Barcelona, a track that every driver knows like the back of his hand, is a true marker of performance for the rest of the year. So it is very important that Nico Rosberg was finally able to get out of the shadow of his team-mate Hamilton and score a victory in what has become a mental strength game between the two true contenders for the world championship this year (again). In a telling interview after the race, Hamilton lamented the impossible task of following closely to try a pass on this track, the only open option being the right pit stop strategy, which worked to get back his starting position (2nd) and pass the Ferrari of Vettel, who later admitted that he would have been passed either way. Ferrari si simply not able to close the gap to the dominating mercedes duo, which is the same for all other teams, including Williams. Red Bull is actualy going backwards, with their sister team Toro Rosso giving them a a hard time with a smaller budget. McLaren are not a factor this year, and not likely to be in 2016 either. Monte Carlo is next... which both Lewis and Nico call home.
The opening race in Melbourne was good fun... for any Hamilton fan like me, but perhaps not so for many others.
For starters, there was not a full grid, there was no challenge in sight for the world champions and if you managed to end second to last you got points! and THEN the chorus of cries, especially from Ricciardo and Red Bull after the race. It was funny to read the
comments of other teams ponting out the Bullsh#t in the Bulls argument of an unfair advantage.
Could we be seeing the end of F1 as it stands today? Is greed finally so thick that it does not let the sport breathe!
No German GP?! Not enough German fans to fill a racetrack? I find it hard to understand that in this country, full of car fans and car brands, only 50 thousand show up on a sunday? In a nation of 80 million? I was there last year and I saw it (Hockenheim) so I have no choice but to believe it is happening. My link
This I found funny; Christian Horner of Red Bull Racing talking of domination being a detriment to the "show" and cost control ...from a team that won four titles in a row and has a rich Austrian owner with a fat wallet!
Ferrari played the same old tune behind Schumi for a long boring time.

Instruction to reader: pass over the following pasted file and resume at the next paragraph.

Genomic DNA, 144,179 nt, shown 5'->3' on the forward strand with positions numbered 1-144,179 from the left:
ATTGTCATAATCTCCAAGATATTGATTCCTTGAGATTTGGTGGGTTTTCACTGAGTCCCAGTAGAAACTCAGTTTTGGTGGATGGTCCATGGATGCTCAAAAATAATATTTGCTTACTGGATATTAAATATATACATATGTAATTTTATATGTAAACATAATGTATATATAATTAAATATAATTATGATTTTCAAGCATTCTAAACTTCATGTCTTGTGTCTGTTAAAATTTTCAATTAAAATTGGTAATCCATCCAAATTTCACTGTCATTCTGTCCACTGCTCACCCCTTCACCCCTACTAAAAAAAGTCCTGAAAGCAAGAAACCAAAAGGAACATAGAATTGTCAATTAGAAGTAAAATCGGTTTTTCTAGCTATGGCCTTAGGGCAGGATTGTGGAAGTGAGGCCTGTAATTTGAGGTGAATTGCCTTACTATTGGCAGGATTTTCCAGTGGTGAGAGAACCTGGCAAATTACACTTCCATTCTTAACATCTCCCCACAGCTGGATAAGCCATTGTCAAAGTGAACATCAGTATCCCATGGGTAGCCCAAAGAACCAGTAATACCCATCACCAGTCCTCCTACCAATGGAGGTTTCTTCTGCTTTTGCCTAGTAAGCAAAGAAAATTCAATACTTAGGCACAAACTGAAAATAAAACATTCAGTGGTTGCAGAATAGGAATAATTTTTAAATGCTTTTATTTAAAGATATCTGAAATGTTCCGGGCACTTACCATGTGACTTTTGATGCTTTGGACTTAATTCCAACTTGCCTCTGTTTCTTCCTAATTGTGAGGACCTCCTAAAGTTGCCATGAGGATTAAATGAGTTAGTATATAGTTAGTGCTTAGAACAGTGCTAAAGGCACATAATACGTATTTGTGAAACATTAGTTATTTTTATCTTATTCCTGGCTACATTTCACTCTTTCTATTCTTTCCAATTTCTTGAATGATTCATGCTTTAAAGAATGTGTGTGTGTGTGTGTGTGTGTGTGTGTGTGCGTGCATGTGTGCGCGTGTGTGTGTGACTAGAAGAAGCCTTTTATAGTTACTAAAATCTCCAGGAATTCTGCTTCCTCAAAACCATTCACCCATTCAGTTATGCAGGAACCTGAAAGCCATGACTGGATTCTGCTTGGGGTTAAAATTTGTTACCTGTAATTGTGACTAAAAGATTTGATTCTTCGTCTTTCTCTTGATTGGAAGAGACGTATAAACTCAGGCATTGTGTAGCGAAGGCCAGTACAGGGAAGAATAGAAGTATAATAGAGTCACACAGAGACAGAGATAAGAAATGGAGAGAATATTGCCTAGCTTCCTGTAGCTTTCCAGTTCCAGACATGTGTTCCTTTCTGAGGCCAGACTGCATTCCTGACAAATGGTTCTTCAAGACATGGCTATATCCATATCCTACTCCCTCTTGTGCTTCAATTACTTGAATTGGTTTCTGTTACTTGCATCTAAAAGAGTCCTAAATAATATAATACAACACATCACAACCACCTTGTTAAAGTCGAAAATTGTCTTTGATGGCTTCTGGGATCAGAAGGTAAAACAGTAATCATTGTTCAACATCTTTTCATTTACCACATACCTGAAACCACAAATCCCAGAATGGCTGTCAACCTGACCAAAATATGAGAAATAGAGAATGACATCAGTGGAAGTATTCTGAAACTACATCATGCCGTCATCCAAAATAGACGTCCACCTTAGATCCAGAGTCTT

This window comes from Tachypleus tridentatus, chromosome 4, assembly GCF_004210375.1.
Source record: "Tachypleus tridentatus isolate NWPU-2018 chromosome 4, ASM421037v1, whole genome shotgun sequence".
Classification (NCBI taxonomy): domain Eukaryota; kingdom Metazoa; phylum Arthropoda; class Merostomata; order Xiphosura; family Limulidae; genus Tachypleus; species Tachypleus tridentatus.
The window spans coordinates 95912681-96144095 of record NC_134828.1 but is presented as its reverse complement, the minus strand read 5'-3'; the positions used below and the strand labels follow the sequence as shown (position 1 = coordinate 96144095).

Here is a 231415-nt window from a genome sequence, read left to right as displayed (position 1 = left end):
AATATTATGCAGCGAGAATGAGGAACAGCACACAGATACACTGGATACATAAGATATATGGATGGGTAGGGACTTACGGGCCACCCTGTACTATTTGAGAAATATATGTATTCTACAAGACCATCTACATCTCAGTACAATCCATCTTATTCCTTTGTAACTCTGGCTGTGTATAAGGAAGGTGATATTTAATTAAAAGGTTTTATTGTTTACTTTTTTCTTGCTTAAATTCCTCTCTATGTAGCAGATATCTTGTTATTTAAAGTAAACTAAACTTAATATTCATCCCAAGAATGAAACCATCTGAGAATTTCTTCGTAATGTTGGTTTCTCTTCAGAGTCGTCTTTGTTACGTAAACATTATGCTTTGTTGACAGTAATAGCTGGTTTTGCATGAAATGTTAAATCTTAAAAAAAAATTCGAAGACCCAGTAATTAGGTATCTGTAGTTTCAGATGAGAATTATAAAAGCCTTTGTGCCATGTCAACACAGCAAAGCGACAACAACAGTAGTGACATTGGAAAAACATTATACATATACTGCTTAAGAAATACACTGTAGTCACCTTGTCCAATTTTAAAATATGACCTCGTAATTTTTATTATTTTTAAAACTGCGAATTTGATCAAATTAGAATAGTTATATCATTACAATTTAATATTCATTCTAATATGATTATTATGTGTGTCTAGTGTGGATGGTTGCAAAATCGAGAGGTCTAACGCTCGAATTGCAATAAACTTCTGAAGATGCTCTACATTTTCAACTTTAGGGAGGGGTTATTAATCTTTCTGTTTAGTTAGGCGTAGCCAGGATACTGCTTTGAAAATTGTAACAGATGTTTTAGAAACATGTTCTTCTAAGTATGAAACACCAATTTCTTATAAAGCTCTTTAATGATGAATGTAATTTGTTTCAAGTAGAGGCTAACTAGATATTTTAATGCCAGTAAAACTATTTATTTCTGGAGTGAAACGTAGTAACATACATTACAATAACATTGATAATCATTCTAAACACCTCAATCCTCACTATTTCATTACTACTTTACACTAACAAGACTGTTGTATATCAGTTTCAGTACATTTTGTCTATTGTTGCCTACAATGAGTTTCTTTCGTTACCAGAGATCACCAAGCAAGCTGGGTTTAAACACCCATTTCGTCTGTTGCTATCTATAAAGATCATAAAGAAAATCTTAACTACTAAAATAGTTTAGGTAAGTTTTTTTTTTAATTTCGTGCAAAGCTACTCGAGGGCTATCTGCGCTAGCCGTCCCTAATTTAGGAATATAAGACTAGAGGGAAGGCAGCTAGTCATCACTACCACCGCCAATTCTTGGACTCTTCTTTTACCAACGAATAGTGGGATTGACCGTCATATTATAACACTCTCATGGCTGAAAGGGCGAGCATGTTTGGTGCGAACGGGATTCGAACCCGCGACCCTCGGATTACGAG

At least in this case the team mates are allowed to fight it out on track AND there are other teams with the same engine that can win if given the chance or the proper conditions.
Melbourne (13-15th March) is just around the corner and it will be finally clear how much the other teams have caught up!
Will it be round two between Nico and Lewis?
The title defender already looks strong and most importantly reliable, with twice as many laps completed as any other race car. On the driver front, Nico will be hungrier than ever, while Hamilton, who was in the spotlight all winter long, has a title to defend, and a new hair-do to protect.
Will Vettel ever look right in red overalls?
He looked like a skinny kid at the launch, but posted the fastest time in jerez on day one. Is he finally comfortable in his seat?
Who will give AMG Mercedes F1 a hard time this year? has anyone closed the gap during the winter? Already the cars are slightly faster than last year, and this time, Red Bull is there with a hungry Daniel R. behind the wheel. Honda and McLaren are back with a lot of eyes on them, but expectations low at first, as admitted by their new driver pairing of Alonso and Button.
This year, the german race is still with no confirmed venue, and although Hockenheim hosted in 2014, they may have no other choice than to do it again as the Nurburgring has no one at the helm.
Well, all this talk and forum reading and posting got me in trouble with the wife last night.
As we were about to play a german board game for kids, my wife, after reading the instructions, started to explain the game to us, I asked if she could do it in english, for the little one's sake, which led me to say that she had lately started drifting into german speaking to him, and away from our plan of a biligual atmosphere.